Renewable Energy Reaches over 60% of new capacity additions in 2009

by Jigar Shah, Founder SunEdison and CEO of the Carbon War Room

As wind come out at a robust 9.9GW in 2009, Solar at maybe 600MW, etc, it looks like the zero-emissions folks will again install a majority of incremental MWs. The balance is mostly natural gas a little bit of Coal. Getting this number of 100% by 2012 and then above 100% by 2015 will be critical to achieving emissions reductions in our electricity sector. So what are the barriers:

1) Project Finance — we have to acknowledge that the arms race that we have on the tax credit side has to be reversed. Natural gas, coal, wind, solar, etc will have to agree to eliminate their Federal Tax Credits. If we can take all fossil fuel credits a phase them out over a few years and allow the wind and solar credit to expire when they are due, project finance would get a lot easier and you could go offshore for the money.
2) Respect — we are still looking to build new Nuclear, Coal, and other resources when we can show on paper that distributed energy combined with aggressive energy efficiency, smart grid, and storage can compete favorably while creating more jobs. This means that we need the DOE and other credible bodies to start publishing research in this area at an accelerating pace.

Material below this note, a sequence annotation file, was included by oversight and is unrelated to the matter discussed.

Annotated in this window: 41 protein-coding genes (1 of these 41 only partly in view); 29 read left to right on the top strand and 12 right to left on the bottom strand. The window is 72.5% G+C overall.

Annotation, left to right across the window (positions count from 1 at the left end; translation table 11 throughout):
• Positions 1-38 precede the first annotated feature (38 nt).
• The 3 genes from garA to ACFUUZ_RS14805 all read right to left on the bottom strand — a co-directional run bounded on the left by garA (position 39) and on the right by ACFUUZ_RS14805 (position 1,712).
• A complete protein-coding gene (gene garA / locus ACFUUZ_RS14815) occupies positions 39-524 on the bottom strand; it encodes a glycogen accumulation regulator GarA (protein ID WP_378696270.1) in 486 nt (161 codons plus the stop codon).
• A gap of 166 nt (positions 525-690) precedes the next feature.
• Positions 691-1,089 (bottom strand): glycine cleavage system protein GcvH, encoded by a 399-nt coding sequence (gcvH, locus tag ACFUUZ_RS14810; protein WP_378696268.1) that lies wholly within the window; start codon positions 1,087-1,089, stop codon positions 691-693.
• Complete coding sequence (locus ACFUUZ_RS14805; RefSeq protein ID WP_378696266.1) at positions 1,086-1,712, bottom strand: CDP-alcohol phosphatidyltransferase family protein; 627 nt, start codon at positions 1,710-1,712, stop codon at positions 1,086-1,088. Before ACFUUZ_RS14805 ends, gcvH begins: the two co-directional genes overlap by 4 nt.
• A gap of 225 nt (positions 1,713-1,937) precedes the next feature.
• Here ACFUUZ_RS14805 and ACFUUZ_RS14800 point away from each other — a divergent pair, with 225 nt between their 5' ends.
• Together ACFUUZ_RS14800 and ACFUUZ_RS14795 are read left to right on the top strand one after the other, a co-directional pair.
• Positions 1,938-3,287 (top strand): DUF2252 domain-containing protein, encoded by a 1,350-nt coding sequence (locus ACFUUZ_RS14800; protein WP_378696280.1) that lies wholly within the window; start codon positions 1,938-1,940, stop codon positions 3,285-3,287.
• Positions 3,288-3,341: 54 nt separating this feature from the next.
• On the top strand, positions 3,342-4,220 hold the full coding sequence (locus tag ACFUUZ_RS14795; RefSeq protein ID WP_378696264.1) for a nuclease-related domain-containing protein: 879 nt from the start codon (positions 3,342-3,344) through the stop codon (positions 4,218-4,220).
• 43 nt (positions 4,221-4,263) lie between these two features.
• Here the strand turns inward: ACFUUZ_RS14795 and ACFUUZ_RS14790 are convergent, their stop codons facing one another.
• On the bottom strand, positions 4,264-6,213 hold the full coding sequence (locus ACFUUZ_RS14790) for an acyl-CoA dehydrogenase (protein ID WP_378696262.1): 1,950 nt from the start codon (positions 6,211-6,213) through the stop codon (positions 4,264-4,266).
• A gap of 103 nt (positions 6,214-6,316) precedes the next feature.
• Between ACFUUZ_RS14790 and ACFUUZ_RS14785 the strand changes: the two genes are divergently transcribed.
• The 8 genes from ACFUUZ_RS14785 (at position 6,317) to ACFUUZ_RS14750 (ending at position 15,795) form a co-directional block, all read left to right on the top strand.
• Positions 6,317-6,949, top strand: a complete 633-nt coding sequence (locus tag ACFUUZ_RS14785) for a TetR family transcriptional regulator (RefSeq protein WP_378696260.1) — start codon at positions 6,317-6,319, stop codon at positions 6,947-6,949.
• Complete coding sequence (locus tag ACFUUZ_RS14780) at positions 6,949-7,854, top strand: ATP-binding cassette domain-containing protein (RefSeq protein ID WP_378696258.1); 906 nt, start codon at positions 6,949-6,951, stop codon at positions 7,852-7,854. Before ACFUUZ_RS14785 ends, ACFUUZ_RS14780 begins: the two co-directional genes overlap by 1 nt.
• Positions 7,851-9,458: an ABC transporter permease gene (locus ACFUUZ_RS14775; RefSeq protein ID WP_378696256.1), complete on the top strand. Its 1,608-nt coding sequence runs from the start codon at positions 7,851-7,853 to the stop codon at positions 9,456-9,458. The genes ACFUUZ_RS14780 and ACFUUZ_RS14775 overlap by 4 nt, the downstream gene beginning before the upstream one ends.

3) Liquidity support — many renewables projects can cost less than $10MM. For these project, efficient access to capital markets are difficult. Using a Fannie Mae like body to buy these projects under fixed rate of return formulas and selling them to Wall Street would help bring liquidity to the system
The technology is ready to meet the price points of the electricity industry, but integration and scaling takes a level of cooperation that we have here-to-for not seen. This can be done without more money from the Federal budget and at a cost that is less than new Coal, new Nuclear, and new Transmission.
Watching this play out will be fun. For more information this is a good report from Black and Veatch.
You can find out more about Jigar Shah and the work of this new organization at
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